It will be appreciated from the foregoing that only a single or constant correction factor C may be desired for pressure transducers T1 and T2 for any given calibration process, such single correction factor being deemed sufficiently accurate for all pressure levels monitored by the transducers.
In the case of the pressure transducers T3, however, more precise monitoring of the brake cylinder pressure may be desired over a relatively wide range of pressures. Accordingly, the reiteratively calculated difference pressure PD corresponding to pressure transducers T3 (function block 72) are transmitted from the locomotive to each car microprocessor CPUN as a high offset pressure C1, together with the previously calculated zero offset pressure C0 for the respective transducers T3 (function block 42). The appropriate zero offset brake cylinder pressures C0 and the relatively high offset brake cylinder pressure values C1 are transmitted to each car microprocessor CPUN. As indicated at function block 78, a linear equation is derived from these zero and high pressure offsets, as follows: ##EQU1## where: C=pressure correction factor
PR =transducer pressure reading
C0 =pressure offset from zero pressure
PT =theoretical reference pressure
C1 =pressure offset from PT.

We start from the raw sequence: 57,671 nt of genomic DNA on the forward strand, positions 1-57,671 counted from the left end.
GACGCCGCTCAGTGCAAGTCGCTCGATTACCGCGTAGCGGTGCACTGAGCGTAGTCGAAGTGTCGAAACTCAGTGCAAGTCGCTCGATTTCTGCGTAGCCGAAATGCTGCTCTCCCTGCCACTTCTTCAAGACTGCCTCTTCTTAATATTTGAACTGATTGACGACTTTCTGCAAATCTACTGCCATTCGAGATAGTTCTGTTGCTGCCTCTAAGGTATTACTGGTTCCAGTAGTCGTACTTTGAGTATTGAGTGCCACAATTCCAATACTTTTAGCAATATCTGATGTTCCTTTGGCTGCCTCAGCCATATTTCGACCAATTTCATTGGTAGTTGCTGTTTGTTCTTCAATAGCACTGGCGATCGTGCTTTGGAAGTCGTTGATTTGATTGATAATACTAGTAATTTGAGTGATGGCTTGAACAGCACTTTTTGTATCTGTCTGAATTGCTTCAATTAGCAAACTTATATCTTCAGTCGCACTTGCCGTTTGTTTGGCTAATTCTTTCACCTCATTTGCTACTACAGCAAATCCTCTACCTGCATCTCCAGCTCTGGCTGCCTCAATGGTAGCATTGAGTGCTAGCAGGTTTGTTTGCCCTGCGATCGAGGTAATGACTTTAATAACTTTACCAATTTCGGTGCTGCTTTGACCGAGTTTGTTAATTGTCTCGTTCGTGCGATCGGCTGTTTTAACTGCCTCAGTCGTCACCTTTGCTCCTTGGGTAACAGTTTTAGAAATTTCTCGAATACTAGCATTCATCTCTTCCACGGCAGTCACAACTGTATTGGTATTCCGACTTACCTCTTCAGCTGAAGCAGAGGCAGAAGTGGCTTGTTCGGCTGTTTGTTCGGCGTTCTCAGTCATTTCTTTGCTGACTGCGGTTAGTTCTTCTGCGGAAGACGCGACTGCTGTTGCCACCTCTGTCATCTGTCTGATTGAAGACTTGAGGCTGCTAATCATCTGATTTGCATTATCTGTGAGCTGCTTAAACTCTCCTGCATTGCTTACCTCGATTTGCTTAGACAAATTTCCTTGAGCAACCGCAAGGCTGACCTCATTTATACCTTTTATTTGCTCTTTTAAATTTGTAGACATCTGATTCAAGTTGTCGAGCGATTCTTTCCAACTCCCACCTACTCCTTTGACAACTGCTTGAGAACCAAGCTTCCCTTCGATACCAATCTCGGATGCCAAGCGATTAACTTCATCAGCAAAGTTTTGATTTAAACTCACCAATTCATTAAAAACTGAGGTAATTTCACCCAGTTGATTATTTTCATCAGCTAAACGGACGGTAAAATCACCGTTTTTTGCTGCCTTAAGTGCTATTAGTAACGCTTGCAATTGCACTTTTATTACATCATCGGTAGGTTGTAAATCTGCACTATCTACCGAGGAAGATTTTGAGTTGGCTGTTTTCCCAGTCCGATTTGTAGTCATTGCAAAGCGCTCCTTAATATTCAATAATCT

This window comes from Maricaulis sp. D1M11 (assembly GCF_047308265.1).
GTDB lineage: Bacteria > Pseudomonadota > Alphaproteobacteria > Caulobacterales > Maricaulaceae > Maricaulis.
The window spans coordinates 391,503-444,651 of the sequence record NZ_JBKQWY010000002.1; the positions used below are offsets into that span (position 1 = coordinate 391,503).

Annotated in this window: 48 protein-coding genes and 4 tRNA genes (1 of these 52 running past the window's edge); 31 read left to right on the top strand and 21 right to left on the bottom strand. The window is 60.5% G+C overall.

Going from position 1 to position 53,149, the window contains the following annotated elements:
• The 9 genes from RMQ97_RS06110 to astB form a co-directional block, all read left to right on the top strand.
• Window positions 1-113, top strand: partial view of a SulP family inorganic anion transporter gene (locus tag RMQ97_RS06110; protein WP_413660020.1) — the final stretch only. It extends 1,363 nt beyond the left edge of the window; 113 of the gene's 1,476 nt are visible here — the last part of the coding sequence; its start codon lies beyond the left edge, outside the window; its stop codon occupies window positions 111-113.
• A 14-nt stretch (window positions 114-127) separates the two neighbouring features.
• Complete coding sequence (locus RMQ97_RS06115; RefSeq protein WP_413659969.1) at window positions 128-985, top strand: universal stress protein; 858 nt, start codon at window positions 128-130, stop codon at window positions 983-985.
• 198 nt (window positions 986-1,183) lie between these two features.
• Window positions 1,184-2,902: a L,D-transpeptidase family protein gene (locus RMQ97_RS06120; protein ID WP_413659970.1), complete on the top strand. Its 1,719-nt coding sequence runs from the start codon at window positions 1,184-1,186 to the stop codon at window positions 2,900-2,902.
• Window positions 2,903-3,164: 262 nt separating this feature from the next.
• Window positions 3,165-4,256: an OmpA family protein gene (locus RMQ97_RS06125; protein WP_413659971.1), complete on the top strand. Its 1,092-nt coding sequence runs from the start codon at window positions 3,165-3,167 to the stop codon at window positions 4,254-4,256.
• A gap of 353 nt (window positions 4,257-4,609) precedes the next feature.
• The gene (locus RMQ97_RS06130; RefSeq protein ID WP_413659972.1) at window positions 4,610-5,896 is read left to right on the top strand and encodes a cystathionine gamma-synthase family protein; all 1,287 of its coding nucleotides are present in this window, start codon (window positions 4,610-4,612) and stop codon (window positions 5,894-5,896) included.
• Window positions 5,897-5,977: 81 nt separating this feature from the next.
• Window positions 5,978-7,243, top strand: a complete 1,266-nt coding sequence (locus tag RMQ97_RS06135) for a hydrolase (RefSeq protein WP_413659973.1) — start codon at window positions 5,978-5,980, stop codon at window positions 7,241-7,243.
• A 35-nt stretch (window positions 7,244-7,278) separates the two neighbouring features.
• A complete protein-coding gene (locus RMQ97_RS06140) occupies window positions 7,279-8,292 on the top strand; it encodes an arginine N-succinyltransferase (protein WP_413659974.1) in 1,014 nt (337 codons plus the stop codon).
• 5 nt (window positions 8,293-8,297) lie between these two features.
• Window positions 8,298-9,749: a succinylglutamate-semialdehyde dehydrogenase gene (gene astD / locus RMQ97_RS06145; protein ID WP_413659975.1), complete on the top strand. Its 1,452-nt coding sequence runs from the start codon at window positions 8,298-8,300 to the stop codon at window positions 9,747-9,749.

It will now be understood that depending on the brake cylinder pressure P1 to be monitored by transducers T3, a variable correction factor C is provided, as indicated at function block 80. It can be seen from the graph of FIG. 5, for example, that the slope of a straight line M between an offset C0 taken at zero brake cylinder pressure (equalization) varies depending upon the different offset pressures. The slope of this line M thus represents the proportion by which correction factor C varies with different brake cylinder pressures.
Having determined any inaccurate transducers T1, T2 and T3 and the correction factors C required to compensate such transducer feedback signals at the car microprocessor CPUN, as indicated at function block 82, it will now be understood that operation of the application valve A and release valve R can be accurately controlled to provide electronic braking in accordance with the brake command signal COM transmitted from the locomotive to each car via control cable CW.
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|U.S. Classification||303/15, 303/DIG.1, 303/DIG.3, 303/1|
|International Classification||B60T13/66, B60T17/22|
|Cooperative Classification||Y10S303/01, Y10S303/03, B60T17/228, B60T13/665|
|European Classification||B60T13/66C, B60T17/22H|
|Jun 27, 1995||AS||Assignment|
Owner name: WESTINGHOUSE AIR BRAKE COMPANY, PENNSYLVANIA
Free format text: ASSIGNMENT OF ASSIGNORS INTEREST;ASSIGNOR:HART, JAMES E.;REEL/FRAME:007571/0402
Effective date: 19950620
|Aug 11, 1998||AS||Assignment|
Owner name: CHASE MANHATTAN BANK, THE, NEW YORK
Free format text: SECURITY INTEREST;ASSIGNOR:WESTINGHOUSE AIR BRAKE COMPANY;REEL/FRAME:009423/0239
Effective date: 19980630
|Oct 19, 1999||REMI||Maintenance fee reminder mailed|
|Mar 8, 2000||SULP||Surcharge for late payment|
|Mar 8, 2000||FPAY||Fee payment|
Year of fee payment: 4
|Nov 23, 2001||AS||Assignment|
|Sep 26, 2003||FPAY||Fee payment|
Year of fee payment: 8
|Aug 29, 2007||FPAY||Fee payment|
Year of fee payment: 12